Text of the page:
In its day, components with chips like the processor or graphics card, or even logic circuits used a voltage of 5V to operate, while other components such as fans, sound cards or other items required 12V. Over the years, the clock speed of these chips has increased and with it the consumption, and yet, for example, the voltage of the processor has fallen to 3.3V. This means that the power supply had to be able to provide different voltages To be able to precisely meet the needs of the components, this is why the three different voltages used by a modern power supply have appeared: 3.3V, 5V and 12V.
12V lines in power supplies
To define what these voltage lines are in power supplies, the best way to do it is to do a comparison: imagine that simply the power supply is a converter that first turns the AC from the outlet into DC, because it is the one that the PC needs to function, then it transforms the tension which comes from the electrical outlet into tensions which the PC needs to function: 12V, 5V and 3.3V. In the past, negative voltages of -5V and -12V were also required, but in modern power supplies they have already disappeared because they have long since ceased to be necessary.
As the internal structure of a processor became smaller and smaller and operating speeds increased at the same time, the voltage of the heart decreased and eventually became variable. On the other hand, motherboards or graphics cards used their own built-in voltage regulators which only pulled the power they needed from the 12V lines of the power supply.
This means that over the years 12 V lines or rails have become the most important power lines for all the voltages a PC uses and even the power supplies that carry DC technology. / DC create their own 5V and 3.3V internally from the 12V line, which is why these rails are often referred to as “minor” and 12V “major” rails.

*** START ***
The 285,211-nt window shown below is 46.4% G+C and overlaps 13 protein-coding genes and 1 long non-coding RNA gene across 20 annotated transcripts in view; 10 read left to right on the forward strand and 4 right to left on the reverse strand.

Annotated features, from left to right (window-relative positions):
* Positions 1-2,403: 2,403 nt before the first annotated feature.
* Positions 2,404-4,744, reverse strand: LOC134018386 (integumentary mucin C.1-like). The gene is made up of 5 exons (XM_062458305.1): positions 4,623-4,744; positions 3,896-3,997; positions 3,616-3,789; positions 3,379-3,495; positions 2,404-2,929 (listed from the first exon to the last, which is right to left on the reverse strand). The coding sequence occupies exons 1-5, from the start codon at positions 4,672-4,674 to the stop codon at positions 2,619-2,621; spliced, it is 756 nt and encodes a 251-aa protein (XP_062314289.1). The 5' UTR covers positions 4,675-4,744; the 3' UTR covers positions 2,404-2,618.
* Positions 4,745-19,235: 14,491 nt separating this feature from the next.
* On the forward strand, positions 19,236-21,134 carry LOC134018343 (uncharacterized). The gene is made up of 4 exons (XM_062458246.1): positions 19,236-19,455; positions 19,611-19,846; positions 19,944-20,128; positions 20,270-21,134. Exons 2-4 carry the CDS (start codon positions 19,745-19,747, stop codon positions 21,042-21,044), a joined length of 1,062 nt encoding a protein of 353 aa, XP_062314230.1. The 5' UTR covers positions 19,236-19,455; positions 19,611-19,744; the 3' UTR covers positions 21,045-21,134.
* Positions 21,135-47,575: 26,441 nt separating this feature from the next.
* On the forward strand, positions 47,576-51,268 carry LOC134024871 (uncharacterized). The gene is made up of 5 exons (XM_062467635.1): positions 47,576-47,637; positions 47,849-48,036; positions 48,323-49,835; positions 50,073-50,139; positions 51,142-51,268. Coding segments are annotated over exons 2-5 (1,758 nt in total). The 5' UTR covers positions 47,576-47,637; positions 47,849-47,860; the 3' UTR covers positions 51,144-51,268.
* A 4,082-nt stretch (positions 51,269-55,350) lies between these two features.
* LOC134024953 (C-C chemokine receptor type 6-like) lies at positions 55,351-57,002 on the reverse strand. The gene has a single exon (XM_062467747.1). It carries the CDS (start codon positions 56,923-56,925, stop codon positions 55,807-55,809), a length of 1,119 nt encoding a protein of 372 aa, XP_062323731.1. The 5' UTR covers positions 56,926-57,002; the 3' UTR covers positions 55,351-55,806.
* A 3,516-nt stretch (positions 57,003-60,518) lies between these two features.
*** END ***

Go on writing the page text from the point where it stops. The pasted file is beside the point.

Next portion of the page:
Do multi-lane fountains have an advantage?
In the field of 12V lines in power supplies, we can find models that have a single rail capable of delivering huge amperage, or models with multiple channels which provide lower amperage. Multi-channel sources have an exclusive OCP (Over Current Protection) for each of them, which is used to regulate the maximum current in each channel; This is a very useful function because, in addition to having better protection against short circuits and overloads in connected devices, it allows finer regulation of the voltage.
On the contrary, sources which have a design with a single 12V line do not have OCP protection per channel but only the generic of the source in general, thus increasing the risk of cables and components having problems; in turn, it delivers maximum power and a more even workload all the way, which is especially important for use with power-hungry graphics cards or if the processor is overclocked, for example.
Therefore, having a single 12V line or more has its advantages and disadvantages; You will always hear that for high performance systems it is better to use a single powerful 12V rail and it really is, but if your PC is not consuming a lot or your source is oversized you should use a source. with several rails for more safety.
How to check the voltage of the 12V rail?
Although power supplies have multiple filters and regulators to provide the most stable voltage possible, they do not always get too fine tuned as it is highly dependent on the system load. The best way, or at least the most reliable way to check the values it provides, is to go to the BIOS of the PC and in the section “Hardware Monitoring”, “PC Health Status” or similar (because it depends on the motherboard), you will see the voltages that the motherboard receives from the power supply.
The 12V voltage reading should always be between 11.8V and 12.4V and should be stable with little or no fluctuation. A slight fluctuation of 0.05 V is generally acceptable as long as it does not occur more than once every 10 to 15 seconds; a larger 0.1V fluctuation can be safe as long as it does not occur more than once per minute, while a fluctuation of more than 0.1V every 10 seconds or less could be an indication that the source is in trouble on the 12 V lines (note that in the BIOS the PC is completely inactive and there should be no fluctuation).
If you want to take these readings with the PC running and / or under load, you will need to resort to monitoring software such as Aida64, software capable of providing fairly reliable readings. It is common, in this case, for the fluctuations to be much larger and especially if you benchmark the PC or test it in a game; in this case, as long as the rail remains between the safety values, do not worry.